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Structure of the British Armed Forces in 1989

At the end of the Cold War in 1989 the British Armed Forces structure was as follows:

In 1989 the British Armed Forces had a peacetime strength of 311,600 men and defense expenditures were 4.09% of GDP.[1]

Contents

Royal NavyEdit

  • Strength 65,500[2]

British ArmyEdit

Royal Air ForceEdit

Director Special ForcesEdit

Joint EstablishmentsEdit

Joint establishments were tri-service units providing services to all three branches of the British Armed Forces/

Defence Operations ExecutiveEdit

The Defence Operations Executive, led by the Deputy Chief of the Defence Staff (Commitments) and including the Assistant Chiefs of the Naval, General, and Air Staffs, supervised the Joint Operations Centre which in turn passed orders to the forces in Cyprus, Belize, the Falklands, and Hong Kong. These commands consisted of units of all three services and were commanded by one or 2-star rank flag officers.[4] CBF Cyprus was a rotational post between the Army and RAF, at two-star level; CBF Belize was an Army brigadier; CBF Falklands was a rotational post between all three services at two-star level; and CBF Hong Kong was an Army major general.

British Forces BelizeEdit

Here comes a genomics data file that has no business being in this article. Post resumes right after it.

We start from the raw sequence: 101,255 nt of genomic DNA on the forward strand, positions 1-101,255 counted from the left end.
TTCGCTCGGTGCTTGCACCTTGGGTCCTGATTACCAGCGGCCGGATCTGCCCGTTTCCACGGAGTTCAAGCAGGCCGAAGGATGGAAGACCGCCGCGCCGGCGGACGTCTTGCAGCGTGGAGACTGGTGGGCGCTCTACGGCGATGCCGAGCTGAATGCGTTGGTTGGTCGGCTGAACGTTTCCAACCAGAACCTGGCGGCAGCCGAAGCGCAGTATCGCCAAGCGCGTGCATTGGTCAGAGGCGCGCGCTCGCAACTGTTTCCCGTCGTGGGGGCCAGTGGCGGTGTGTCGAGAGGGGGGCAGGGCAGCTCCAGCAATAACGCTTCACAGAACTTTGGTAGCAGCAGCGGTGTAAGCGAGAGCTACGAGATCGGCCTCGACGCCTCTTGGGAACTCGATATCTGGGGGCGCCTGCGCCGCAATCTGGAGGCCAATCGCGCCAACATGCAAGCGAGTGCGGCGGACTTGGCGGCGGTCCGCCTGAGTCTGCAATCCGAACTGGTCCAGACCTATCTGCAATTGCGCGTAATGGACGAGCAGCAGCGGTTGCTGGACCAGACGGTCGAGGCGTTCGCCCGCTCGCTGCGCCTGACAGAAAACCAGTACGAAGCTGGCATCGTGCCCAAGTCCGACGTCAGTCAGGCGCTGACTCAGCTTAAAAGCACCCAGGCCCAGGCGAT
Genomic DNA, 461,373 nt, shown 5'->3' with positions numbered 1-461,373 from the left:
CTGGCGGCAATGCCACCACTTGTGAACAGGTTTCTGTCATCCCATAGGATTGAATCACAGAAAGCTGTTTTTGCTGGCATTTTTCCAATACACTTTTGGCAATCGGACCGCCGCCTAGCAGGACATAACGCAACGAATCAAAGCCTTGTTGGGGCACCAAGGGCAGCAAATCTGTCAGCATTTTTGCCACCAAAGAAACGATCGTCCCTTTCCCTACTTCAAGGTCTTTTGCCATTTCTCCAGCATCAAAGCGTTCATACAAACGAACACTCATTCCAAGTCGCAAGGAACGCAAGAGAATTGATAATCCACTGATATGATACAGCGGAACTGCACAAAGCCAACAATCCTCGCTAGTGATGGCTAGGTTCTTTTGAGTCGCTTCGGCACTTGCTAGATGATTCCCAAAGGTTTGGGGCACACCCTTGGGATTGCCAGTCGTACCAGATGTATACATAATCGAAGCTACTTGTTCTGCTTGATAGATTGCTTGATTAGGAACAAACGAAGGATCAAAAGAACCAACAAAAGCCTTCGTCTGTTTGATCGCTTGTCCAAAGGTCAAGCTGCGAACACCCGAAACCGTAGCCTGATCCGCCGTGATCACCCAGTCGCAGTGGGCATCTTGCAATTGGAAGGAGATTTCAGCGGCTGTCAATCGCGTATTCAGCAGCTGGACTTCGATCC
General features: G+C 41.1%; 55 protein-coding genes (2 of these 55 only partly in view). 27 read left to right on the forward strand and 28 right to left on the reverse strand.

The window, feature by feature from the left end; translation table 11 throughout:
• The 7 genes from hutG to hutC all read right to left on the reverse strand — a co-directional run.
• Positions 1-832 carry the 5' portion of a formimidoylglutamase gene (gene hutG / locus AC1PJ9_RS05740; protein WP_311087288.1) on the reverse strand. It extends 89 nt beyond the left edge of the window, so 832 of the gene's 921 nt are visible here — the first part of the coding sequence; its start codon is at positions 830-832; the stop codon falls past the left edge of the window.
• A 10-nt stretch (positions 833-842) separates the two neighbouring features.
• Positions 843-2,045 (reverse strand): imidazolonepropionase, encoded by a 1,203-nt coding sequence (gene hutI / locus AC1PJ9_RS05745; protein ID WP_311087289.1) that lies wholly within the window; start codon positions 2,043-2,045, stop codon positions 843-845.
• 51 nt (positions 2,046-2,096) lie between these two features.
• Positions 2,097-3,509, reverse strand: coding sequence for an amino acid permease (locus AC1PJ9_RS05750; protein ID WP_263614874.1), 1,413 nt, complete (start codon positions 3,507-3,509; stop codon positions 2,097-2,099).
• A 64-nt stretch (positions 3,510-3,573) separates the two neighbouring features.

The Commander British Forces Belize was a British Army Brigadier.

British Forces CyprusEdit

The post of Commander British Forces Cyprus rotated between British Army and Royal Navy 2-star rank flag officers (Major General and Rear admiral).

British Forces Falkland IslandsEdit

The post of Commander British Forces Falkland Islands rotated between British Army, Royal Navy and Royal Air Force 2-star rank flag officers (Major General, Rear admiral and Air vice-marshal).

British Forces Hong KongEdit

 
A Royal Hong Kong Auxiliary Air Force Aerospatiale Dauphin helicopter leaving its hangar during a Search and Rescue exercise in 1982.

The Commander British Forces Hong Kong was a British Army Major General.[6][7][8]

The two local auxiliary defence forces were administered by the Hong Kong Government, but when called out would have come under the command of Commander British Forces:

ReferencesEdit

  1. ^ "Army cuts: how have UK armed forces personnel numbers changed over time?". The Guardian. September 2011. Retrieved 13 July 2017.
  2. ^ a b The Statesman's Year-Book 1989-90. London: Macmillan Press. 1989. p. 1314. ISBN 978-0-333-39153-2. Retrieved 13 July 2017.
  3. ^ a b c d e f g h i "World's Air Forces 1989". Flight International: 61–62. 29 November 1989. Retrieved 19 November 2017.
  4. ^ Antony Beevor, Inside the British Army, Corgi Books, 1990, 186-7.
  5. ^ Ivelaw Lloyd, Griffith (1993). The Quest for Security in the Caribbean. M.E. Sharpe. ISBN 9781317454960. Retrieved 17 November 2017.
  6. ^ Paxton, J (1989). The Statesman's Year-Book 1989-90. Palgrave Macmillan UK. p. 1728. ISBN 978-0-230-27118-0. Retrieved 21 November 2017.
  7. ^ Bernard H. K. Luk, T. L. Tsim and (1989). The Other Hong Kong Report. Hong Kong: The Chinese University of Hong Kong Press. ISBN 978-962-201-430-5. Retrieved 21 November 2017.
  8. ^ "Gurkha Infantry". British Army units from 1945 on. Retrieved 21 November 2017.